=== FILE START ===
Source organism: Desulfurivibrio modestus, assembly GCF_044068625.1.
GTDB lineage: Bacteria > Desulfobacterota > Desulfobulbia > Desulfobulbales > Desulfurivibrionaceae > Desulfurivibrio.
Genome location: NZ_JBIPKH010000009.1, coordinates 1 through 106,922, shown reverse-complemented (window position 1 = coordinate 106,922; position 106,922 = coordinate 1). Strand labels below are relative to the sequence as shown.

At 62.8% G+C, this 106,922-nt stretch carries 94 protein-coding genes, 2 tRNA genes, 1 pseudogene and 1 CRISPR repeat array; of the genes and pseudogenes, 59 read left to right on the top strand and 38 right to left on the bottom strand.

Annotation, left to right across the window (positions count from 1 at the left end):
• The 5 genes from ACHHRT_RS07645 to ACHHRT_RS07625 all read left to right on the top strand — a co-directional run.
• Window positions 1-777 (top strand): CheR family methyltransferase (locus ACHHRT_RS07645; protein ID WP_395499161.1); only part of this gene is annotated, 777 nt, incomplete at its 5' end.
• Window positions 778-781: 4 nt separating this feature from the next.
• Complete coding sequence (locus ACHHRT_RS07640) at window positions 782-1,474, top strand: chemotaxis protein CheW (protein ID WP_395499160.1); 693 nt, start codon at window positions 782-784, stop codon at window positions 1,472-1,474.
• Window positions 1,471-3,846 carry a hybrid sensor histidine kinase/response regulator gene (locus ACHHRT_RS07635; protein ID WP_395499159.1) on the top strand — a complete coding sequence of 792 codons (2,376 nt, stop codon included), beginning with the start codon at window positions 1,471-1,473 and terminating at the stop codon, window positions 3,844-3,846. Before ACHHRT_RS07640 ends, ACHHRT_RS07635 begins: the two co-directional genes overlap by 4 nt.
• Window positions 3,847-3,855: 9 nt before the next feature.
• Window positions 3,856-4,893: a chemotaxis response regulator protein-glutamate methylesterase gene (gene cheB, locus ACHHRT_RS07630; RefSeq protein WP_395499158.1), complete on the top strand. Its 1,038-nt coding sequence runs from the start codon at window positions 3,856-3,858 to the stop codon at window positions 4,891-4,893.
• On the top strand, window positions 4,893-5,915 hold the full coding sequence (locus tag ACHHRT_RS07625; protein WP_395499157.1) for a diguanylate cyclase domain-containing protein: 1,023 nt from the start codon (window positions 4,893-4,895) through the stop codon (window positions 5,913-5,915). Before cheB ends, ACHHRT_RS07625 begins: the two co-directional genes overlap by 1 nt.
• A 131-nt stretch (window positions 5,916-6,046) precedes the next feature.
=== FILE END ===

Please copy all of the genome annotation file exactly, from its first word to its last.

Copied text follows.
Source organism: Desulfurivibrio modestus, assembly GCF_044068625.1.
GTDB lineage: Bacteria > Desulfobacterota > Desulfobulbia > Desulfobulbales > Desulfurivibrionaceae > Desulfurivibrio.
Genome location: NZ_JBIPKH010000009.1, coordinates 1 through 106,922, shown reverse-complemented (window position 1 = coordinate 106,922; position 106,922 = coordinate 1). Strand labels below are relative to the sequence as shown.

At 62.8% G+C, this 106,922-nt stretch carries 94 protein-coding genes, 2 tRNA genes, 1 pseudogene and 1 CRISPR repeat array; of the genes and pseudogenes, 59 read left to right on the top strand and 38 right to left on the bottom strand.

Annotation, left to right across the window (positions count from 1 at the left end):
• The 5 genes from ACHHRT_RS07645 to ACHHRT_RS07625 all read left to right on the top strand — a co-directional run.
• Window positions 1-777 (top strand): CheR family methyltransferase (locus ACHHRT_RS07645; protein ID WP_395499161.1); only part of this gene is annotated, 777 nt, incomplete at its 5' end.
• Window positions 778-781: 4 nt separating this feature from the next.
• Complete coding sequence (locus ACHHRT_RS07640) at window positions 782-1,474, top strand: chemotaxis protein CheW (protein ID WP_395499160.1); 693 nt, start codon at window positions 782-784, stop codon at window positions 1,472-1,474.
• Window positions 1,471-3,846 carry a hybrid sensor histidine kinase/response regulator gene (locus ACHHRT_RS07635; protein ID WP_395499159.1) on the top strand — a complete coding sequence of 792 codons (2,376 nt, stop codon included), beginning with the start codon at window positions 1,471-1,473 and terminating at the stop codon, window positions 3,844-3,846. Before ACHHRT_RS07640 ends, ACHHRT_RS07635 begins: the two co-directional genes overlap by 4 nt.
• Window positions 3,847-3,855: 9 nt before the next feature.
• Window positions 3,856-4,893: a chemotaxis response regulator protein-glutamate methylesterase gene (gene cheB, locus ACHHRT_RS07630; RefSeq protein WP_395499158.1), complete on the top strand. Its 1,038-nt coding sequence runs from the start codon at window positions 3,856-3,858 to the stop codon at window positions 4,891-4,893.
• On the top strand, window positions 4,893-5,915 hold the full coding sequence (locus tag ACHHRT_RS07625; protein WP_395499157.1) for a diguanylate cyclase domain-containing protein: 1,023 nt from the start codon (window positions 4,893-4,895) through the stop codon (window positions 5,913-5,915). Before cheB ends, ACHHRT_RS07625 begins: the two co-directional genes overlap by 1 nt.
• A 131-nt stretch (window positions 5,916-6,046) precedes the next feature.